SELECT 1    jhs_emp_id, 'OTHER'   job_id, 10000 avgsal FROM DUAL UNION ALL
  SELECT NULL jhs_emp_id, 'IT_PROG' job_id, 10000 avgsal FROM DUAL UNION ALL
  SELECT 1    jhs_emp_id, 'IT_PROG' job_id, 10000 avgsal FROM DUAL
)
SELECT dat.jhs_emp_id, dat.job_id,  dat.avgsal,
       calc_bonus(dat.jhs_emp_id, dat.job_id, :SALARY, dat.avgsal) bonus
  FROM test_data dat
 ORDER BY 1, 2, 3


Test results:

JHS_EMP_ID JOB_ID      AVGSAL      BONUS
---------- ------- ---------- ----------
         1 IT_PROG      10000       1650
         1 IT_PROG                  3300
         1 OTHER        10000       1100
         1 OTHER                    2200
           IT_PROG      10000       1500
           IT_PROG                  3000
           OTHER        10000       1000
           OTHER                    2000

The results can be checked manually, and there is probably little value in automating this beyond scripting.

Ok, but what if we are on a database version prior to 12.1, or for some reason we don’t want to use a WITH function? In that case, we can do something similar, but not quite as cleanly because we will need to modify the code under test slightly, to reference the test data subquery:

WITH test_data AS (
  SELECT NULL jhs_emp_id, 'OTHER'   job_id, NULL  avgsal FROM DUAL UNION ALL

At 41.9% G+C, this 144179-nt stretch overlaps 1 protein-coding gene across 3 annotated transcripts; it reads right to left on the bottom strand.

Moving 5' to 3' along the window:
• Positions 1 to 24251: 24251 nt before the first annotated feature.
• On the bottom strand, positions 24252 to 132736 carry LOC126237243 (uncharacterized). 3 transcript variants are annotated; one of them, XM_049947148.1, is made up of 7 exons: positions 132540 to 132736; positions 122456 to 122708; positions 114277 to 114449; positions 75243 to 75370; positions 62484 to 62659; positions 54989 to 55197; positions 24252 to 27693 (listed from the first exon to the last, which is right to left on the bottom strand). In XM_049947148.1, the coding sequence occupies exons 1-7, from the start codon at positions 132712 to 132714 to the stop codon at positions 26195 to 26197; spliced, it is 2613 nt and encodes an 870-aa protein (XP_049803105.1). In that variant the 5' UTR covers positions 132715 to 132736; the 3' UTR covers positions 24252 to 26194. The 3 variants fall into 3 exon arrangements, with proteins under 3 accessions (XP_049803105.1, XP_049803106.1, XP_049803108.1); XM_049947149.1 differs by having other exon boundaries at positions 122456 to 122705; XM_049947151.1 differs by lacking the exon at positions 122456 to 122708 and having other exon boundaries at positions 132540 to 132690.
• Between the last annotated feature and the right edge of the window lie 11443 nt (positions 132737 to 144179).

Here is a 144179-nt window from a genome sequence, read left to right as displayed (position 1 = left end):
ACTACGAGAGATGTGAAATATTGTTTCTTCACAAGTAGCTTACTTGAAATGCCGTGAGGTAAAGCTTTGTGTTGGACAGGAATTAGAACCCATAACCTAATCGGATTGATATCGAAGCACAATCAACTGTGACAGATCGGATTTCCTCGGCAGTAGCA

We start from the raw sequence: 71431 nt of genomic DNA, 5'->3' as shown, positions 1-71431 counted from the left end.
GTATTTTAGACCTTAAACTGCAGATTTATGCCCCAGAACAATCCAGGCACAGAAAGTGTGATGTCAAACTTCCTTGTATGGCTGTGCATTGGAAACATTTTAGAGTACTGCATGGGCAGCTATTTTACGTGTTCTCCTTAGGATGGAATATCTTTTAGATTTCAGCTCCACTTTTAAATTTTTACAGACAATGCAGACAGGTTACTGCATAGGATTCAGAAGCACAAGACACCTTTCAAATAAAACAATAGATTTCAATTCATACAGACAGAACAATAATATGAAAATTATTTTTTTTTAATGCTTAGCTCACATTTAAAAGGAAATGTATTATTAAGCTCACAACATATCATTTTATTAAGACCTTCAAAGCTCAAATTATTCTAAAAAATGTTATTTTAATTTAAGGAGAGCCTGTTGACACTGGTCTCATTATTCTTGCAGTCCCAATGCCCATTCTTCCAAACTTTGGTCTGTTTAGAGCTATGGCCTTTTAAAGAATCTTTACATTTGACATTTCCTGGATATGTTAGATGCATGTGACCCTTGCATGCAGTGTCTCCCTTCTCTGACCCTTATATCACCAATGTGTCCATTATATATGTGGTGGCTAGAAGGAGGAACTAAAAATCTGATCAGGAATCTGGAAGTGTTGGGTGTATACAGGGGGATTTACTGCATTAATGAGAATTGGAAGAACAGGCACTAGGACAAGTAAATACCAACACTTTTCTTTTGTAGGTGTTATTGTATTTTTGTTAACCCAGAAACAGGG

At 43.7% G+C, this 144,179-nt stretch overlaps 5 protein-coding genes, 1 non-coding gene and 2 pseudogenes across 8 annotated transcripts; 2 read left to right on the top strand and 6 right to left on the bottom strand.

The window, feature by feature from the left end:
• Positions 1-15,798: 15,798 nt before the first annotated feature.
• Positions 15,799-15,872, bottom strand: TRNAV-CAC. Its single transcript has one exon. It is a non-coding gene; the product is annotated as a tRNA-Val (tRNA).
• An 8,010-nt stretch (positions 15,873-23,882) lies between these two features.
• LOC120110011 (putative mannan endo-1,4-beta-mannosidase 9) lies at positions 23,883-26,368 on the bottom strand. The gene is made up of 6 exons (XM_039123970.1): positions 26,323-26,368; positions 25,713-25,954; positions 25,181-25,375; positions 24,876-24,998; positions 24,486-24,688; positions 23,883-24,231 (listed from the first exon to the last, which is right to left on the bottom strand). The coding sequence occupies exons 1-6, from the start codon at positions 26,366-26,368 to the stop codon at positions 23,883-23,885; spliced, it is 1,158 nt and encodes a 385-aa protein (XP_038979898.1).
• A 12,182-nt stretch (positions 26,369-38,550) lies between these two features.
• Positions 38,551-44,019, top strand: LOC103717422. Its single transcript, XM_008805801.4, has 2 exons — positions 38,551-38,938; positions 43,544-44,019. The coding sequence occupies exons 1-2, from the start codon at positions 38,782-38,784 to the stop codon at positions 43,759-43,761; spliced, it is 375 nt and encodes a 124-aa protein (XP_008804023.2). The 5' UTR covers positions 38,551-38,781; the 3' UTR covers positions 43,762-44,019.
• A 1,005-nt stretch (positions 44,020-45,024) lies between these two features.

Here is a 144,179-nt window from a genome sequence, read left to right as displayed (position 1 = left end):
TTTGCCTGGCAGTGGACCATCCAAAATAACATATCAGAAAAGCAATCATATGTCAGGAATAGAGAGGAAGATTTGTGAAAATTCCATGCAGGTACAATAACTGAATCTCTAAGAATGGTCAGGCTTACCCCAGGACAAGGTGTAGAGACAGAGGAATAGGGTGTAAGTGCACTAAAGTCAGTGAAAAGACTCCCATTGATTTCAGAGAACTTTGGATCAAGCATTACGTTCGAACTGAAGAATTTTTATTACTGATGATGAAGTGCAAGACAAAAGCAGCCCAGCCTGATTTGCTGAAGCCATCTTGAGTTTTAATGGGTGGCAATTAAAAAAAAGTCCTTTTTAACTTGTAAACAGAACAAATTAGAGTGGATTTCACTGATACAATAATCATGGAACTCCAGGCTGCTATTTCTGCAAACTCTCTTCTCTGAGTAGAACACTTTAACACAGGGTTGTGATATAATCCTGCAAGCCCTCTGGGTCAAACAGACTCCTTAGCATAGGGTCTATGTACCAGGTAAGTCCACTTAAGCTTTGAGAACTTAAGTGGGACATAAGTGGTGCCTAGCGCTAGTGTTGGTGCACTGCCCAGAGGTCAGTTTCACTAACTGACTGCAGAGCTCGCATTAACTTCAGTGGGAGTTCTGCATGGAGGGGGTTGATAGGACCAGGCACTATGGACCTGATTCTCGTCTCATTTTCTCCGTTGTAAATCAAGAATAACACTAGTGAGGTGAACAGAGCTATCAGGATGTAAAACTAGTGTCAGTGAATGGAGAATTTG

SELECT 1    jhs_emp_id, 'OTHER'   job_id, NULL  avgsal FROM DUAL UNION ALL
  SELECT NULL jhs_emp_id, 'IT_PROG' job_id, NULL  avgsal FROM DUAL UNION ALL
  SELECT 1    jhs_emp_id, 'IT_PROG' job_id, NULL  avgsal FROM DUAL UNION ALL
  SELECT NULL jhs_emp_id, 'OTHER'   job_id, 10000 avgsal FROM DUAL UNION ALL
  SELECT 1    jhs_emp_id, 'OTHER'   job_id, 10000 avgsal FROM DUAL UNION ALL
  SELECT NULL jhs_emp_id, 'IT_PROG' job_id, 10000 avgsal FROM DUAL UNION ALL
  SELECT 1    jhs_emp_id, 'IT_PROG' job_id, 10000 avgsal FROM DUAL
)
SELECT dat.jhs_emp_id, dat.job_id,  dat.avgsal,
       Round(Nvl(dat.avgsal, :SALARY) * 0.1 *
       Nvl2(dat.jhs_emp_id, 1.1, 1) *
       CASE dat.job_id WHEN 'IT_PROG' THEN 1.5 ELSE 1 END) bonus
  FROM test_data dat
 ORDER BY 1, 2, 3

Conclusions
We have shown how extracting pure functionality from a query can help in making testing more rigorous and modular.

We have also shown how the WITH function feature, new in v12.1, can be used to extract pure functions from the main SQL and so enhance modularity and testability. This is a usage for the feature that is not commonly noted, the advantage usually cited being replacement of database functions to avoid context switches.

If you want to see more examples of functions in the WITH clause let me google that for you… 🙂